As for activities, if one searches these forums for "Leaker", or "fatness", one will quickly find my suggestions for foodie trips, and treating one's self and their loved ones to something nice like a good meal or a trip. There are also the standard things of reading a book one always wanted to, learning a language, visiting some site, reconnecting with lost friends, heck, writing a book, video games, running, whatever. There are tons of things to do, especially with all the time one won't be spending drinking or recovering from drinking. I'd say a really good thing to do is to find some physical activity to get the synergy of feeling better from sobriety, and looking better due to the fitness. I'd like to say I did that with my marathon running, but I had way too successful of a Waistline Expansion Program in 2015, so I can't really say I'm looking better than when I was skinny as a rail from drinking induced malnutrition.

    The key is to find things one truly enjoys. It might be something one never thought of. Someone might find that things they think they like now, they actually find insufferable, it's just that they enable one's drinking. Classics are "baseball is boring unless you are drunk" "Ugh, this show makes no sense sober", or "I can't bowl over 100 until I have a pitcher of beer in me". If someone truly enjoys something, they will not be replacing alcohol with it, but will be moving beyond drinking and into a sober lifestyle that includes that activity.

    Clear as mud, right?

    Keep the faith!
  • A lot of people say shame isn’t enough to bring on change? If not it makes me afraid that I could go back. I guess it’s to each their own .
  • @Dgrptr that's great you're cutting down... tips on what to do... keep yourself motivated... for me, i watched motivational youtube videos often... they kept me in check and motivated me!!

    see the "you" that doesn't drink anymore.  remember the "you" before you picked up a drink.... that person is still there....and didn't need a drink to live..or have fun... you are that person!!

    shame can be a motivator to stop doing something.... so glad you are getting this under wraps now... :)
  • Shame can be a motivator. So can the three great teaching tools of Fear, Sarcasm, and Ridicule. But, one has to be ready listen when faced with any of those. If one is not at their tolerance for shame, then no matter what happens, it won't be a motivator. Or, one can be at their tolerance, but fear keeps them from understanding that another way is possible. I was at that point once. Over and over again drinking until I was a buffoon. It was many many years, and almost too late, before I realized that it WAS possible to live without drinking. And wow, did I ever start living after that realization (and, of course, a lot of work). No amount of shame could motivate me until I was ready to listen.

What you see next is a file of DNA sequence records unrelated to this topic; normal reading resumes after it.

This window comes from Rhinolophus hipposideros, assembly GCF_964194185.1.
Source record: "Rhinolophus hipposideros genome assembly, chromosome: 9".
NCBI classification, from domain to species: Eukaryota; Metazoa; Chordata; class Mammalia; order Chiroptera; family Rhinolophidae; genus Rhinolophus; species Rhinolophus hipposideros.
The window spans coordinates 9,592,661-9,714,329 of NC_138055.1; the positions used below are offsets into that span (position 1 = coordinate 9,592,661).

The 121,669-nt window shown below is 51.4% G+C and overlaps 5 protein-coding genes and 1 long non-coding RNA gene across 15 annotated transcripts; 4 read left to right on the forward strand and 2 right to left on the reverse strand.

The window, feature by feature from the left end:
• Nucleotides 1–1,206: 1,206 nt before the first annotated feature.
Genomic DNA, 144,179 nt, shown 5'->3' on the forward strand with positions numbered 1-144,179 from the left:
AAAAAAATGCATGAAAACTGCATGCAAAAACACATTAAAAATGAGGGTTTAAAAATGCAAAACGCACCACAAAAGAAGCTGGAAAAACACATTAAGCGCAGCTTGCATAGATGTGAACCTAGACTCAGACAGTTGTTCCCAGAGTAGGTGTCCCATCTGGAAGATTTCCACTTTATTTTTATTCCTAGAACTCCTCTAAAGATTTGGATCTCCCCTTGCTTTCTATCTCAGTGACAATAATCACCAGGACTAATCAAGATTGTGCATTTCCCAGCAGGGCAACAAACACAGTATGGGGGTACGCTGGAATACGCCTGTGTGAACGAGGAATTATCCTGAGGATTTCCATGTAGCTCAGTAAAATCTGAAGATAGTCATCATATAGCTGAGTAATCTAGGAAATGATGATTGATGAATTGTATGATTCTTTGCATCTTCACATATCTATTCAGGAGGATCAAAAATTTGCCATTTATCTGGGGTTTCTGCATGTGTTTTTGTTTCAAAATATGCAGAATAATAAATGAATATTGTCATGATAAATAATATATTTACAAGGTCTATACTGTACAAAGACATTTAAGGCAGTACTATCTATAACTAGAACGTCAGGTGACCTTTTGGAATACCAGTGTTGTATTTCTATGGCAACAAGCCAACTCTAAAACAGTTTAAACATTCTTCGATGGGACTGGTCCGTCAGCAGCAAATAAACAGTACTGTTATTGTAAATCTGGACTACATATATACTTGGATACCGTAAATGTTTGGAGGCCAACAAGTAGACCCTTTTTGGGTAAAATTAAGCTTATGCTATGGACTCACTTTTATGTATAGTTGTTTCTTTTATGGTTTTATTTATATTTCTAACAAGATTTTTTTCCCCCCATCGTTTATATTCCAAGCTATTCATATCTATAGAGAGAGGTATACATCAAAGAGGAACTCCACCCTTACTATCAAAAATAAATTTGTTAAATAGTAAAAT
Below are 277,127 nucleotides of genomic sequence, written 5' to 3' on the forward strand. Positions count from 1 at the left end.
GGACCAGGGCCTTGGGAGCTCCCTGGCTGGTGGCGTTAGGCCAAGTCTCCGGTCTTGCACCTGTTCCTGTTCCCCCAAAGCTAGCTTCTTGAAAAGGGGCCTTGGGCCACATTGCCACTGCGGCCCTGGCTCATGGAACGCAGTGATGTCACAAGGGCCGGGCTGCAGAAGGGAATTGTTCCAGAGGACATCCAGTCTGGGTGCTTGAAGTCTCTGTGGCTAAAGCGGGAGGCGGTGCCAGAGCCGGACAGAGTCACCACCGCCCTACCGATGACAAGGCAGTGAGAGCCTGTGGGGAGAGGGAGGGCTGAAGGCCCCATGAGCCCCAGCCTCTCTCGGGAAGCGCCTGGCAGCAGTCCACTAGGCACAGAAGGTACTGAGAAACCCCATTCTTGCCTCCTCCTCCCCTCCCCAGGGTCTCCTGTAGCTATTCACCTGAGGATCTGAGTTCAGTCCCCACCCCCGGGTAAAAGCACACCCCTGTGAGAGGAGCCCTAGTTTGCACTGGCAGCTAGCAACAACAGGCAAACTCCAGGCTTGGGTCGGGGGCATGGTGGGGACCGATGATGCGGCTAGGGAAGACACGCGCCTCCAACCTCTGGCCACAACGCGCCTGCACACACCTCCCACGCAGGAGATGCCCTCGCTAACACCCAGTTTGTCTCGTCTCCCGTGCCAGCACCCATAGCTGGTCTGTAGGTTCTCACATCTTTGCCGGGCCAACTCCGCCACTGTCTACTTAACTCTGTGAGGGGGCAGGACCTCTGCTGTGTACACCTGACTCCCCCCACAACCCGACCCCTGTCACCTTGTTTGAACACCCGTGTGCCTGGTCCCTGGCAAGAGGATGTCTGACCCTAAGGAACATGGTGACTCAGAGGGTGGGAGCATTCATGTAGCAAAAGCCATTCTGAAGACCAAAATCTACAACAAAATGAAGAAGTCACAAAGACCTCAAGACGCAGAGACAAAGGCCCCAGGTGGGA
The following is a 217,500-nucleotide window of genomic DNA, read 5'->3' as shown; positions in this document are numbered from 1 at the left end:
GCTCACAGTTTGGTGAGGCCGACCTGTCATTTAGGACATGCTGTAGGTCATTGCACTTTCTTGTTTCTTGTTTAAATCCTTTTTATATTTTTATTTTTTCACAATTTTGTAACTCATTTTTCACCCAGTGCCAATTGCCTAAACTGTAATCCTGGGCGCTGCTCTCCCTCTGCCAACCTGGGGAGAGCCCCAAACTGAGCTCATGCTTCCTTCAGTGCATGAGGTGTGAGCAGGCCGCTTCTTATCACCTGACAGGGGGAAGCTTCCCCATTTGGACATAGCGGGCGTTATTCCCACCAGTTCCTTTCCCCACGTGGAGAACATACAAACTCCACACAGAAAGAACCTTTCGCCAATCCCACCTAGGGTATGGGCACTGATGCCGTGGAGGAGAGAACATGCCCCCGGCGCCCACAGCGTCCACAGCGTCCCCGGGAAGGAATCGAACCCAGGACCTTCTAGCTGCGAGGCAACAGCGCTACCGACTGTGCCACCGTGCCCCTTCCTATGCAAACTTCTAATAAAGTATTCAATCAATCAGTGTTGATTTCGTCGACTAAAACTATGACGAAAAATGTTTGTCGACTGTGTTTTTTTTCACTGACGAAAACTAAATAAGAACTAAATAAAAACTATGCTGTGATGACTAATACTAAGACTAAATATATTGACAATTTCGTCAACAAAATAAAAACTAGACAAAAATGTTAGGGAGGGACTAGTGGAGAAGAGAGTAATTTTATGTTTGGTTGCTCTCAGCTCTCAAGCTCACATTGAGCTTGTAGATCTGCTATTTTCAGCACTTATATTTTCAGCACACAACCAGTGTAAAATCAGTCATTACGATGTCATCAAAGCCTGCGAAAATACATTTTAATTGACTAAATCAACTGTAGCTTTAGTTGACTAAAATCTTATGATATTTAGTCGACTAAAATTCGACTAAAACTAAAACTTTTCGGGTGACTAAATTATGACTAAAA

Good idea on the motivational videos. As well as remembering that YOU made the decision to stop. Anything that says otherwise isn't your rational self, it is the monster trying to get you cede control of your life over to the addiction.
  • @Dgrptr... Congrats on the progress you're making. Tapering down is good way to go about it. As far as the possible withdrawal symptoms, as a healthcare provider you know to seek medical attention if anything is overwhelming.

    We're all behind you 100 percent, my friend. Check in here often and let us know how you're doing, okay?
  • Thanks guys . Last night was 4 beers only and I slept 10 hours. I’m feeling less cloudy today. Tonight is two beers and tomorrow is none.
  • How are you doing today, @Dgrptr? Let us know when you get a chance.
  • @Dgrptr that's good about the 4 beers and the good sleep!!  hope you are having a good day today!
  • Last night was two beers today was 0. I’ve been sleeping sooo much. At least 12 hours a night. Haven’t heard from my gf in a few days so I’m feeling really sad because I love her so much . She’s the best thing that’s ever happened to me.
  • @Dgrptr... Congrats on getting down to 0 beers. That's fabulous. It's good that you're sleeping a lot, too. I think that's your body re-energizing itself and learning to live without the alcohol. 

    As far as your girlfriend goes, try not to think about her so much. I know it's not easy, but you should take this time to focus on YOU. You are making wonderful changes to your life and you deserve to be "all in" while you're doing it.

    We're here for you. Always remember that. 
  • @Dgrptr... How are you doing today? If you get a chance, check in with us. We care about you, my friend. :)